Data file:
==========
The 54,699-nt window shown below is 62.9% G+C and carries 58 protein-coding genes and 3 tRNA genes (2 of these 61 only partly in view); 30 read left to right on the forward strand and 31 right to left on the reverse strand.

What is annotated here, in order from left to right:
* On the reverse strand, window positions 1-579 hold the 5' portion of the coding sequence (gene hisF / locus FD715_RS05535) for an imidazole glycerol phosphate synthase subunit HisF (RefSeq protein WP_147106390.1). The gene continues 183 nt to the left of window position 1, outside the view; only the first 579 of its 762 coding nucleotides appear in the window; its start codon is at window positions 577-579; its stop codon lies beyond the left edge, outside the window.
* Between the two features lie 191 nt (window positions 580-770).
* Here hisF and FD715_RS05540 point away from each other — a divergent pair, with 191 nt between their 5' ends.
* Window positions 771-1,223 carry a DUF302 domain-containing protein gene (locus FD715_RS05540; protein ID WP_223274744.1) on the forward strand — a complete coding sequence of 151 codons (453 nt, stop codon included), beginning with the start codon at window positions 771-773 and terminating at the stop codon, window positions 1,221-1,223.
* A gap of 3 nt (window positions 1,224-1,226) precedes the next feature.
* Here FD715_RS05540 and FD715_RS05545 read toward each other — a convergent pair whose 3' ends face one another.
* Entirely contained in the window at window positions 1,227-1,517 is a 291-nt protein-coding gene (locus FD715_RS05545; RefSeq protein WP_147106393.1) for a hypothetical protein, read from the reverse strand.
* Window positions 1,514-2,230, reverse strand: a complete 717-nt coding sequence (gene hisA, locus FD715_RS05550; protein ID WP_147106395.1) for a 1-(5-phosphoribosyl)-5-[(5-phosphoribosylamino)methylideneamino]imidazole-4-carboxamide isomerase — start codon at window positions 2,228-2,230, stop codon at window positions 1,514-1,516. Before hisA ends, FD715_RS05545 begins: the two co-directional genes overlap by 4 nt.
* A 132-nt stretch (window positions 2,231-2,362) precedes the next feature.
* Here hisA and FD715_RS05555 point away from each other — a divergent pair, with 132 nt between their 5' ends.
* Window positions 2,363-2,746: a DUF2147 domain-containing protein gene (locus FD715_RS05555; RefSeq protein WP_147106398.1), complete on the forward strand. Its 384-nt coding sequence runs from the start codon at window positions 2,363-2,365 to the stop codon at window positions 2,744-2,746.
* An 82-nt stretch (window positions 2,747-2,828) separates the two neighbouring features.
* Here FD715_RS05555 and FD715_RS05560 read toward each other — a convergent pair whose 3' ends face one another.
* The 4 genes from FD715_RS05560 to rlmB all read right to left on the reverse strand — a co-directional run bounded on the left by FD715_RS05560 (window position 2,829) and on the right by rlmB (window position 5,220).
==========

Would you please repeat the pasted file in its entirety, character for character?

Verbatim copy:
The 54,699-nt window shown below is 62.9% G+C and carries 58 protein-coding genes and 3 tRNA genes (2 of these 61 only partly in view); 30 read left to right on the forward strand and 31 right to left on the reverse strand.

What is annotated here, in order from left to right:
* On the reverse strand, window positions 1-579 hold the 5' portion of the coding sequence (gene hisF / locus FD715_RS05535) for an imidazole glycerol phosphate synthase subunit HisF (RefSeq protein WP_147106390.1). The gene continues 183 nt to the left of window position 1, outside the view; only the first 579 of its 762 coding nucleotides appear in the window; its start codon is at window positions 577-579; its stop codon lies beyond the left edge, outside the window.
* Between the two features lie 191 nt (window positions 580-770).
* Here hisF and FD715_RS05540 point away from each other — a divergent pair, with 191 nt between their 5' ends.
* Window positions 771-1,223 carry a DUF302 domain-containing protein gene (locus FD715_RS05540; protein ID WP_223274744.1) on the forward strand — a complete coding sequence of 151 codons (453 nt, stop codon included), beginning with the start codon at window positions 771-773 and terminating at the stop codon, window positions 1,221-1,223.
* A gap of 3 nt (window positions 1,224-1,226) precedes the next feature.
* Here FD715_RS05540 and FD715_RS05545 read toward each other — a convergent pair whose 3' ends face one another.
* Entirely contained in the window at window positions 1,227-1,517 is a 291-nt protein-coding gene (locus FD715_RS05545; RefSeq protein WP_147106393.1) for a hypothetical protein, read from the reverse strand.
* Window positions 1,514-2,230, reverse strand: a complete 717-nt coding sequence (gene hisA, locus FD715_RS05550; protein ID WP_147106395.1) for a 1-(5-phosphoribosyl)-5-[(5-phosphoribosylamino)methylideneamino]imidazole-4-carboxamide isomerase — start codon at window positions 2,228-2,230, stop codon at window positions 1,514-1,516. Before hisA ends, FD715_RS05545 begins: the two co-directional genes overlap by 4 nt.
* A 132-nt stretch (window positions 2,231-2,362) precedes the next feature.
* Here hisA and FD715_RS05555 point away from each other — a divergent pair, with 132 nt between their 5' ends.
* Window positions 2,363-2,746: a DUF2147 domain-containing protein gene (locus FD715_RS05555; RefSeq protein WP_147106398.1), complete on the forward strand. Its 384-nt coding sequence runs from the start codon at window positions 2,363-2,365 to the stop codon at window positions 2,744-2,746.
* An 82-nt stretch (window positions 2,747-2,828) separates the two neighbouring features.
* Here FD715_RS05555 and FD715_RS05560 read toward each other — a convergent pair whose 3' ends face one another.
* The 4 genes from FD715_RS05560 to rlmB all read right to left on the reverse strand — a co-directional run bounded on the left by FD715_RS05560 (window position 2,829) and on the right by rlmB (window position 5,220).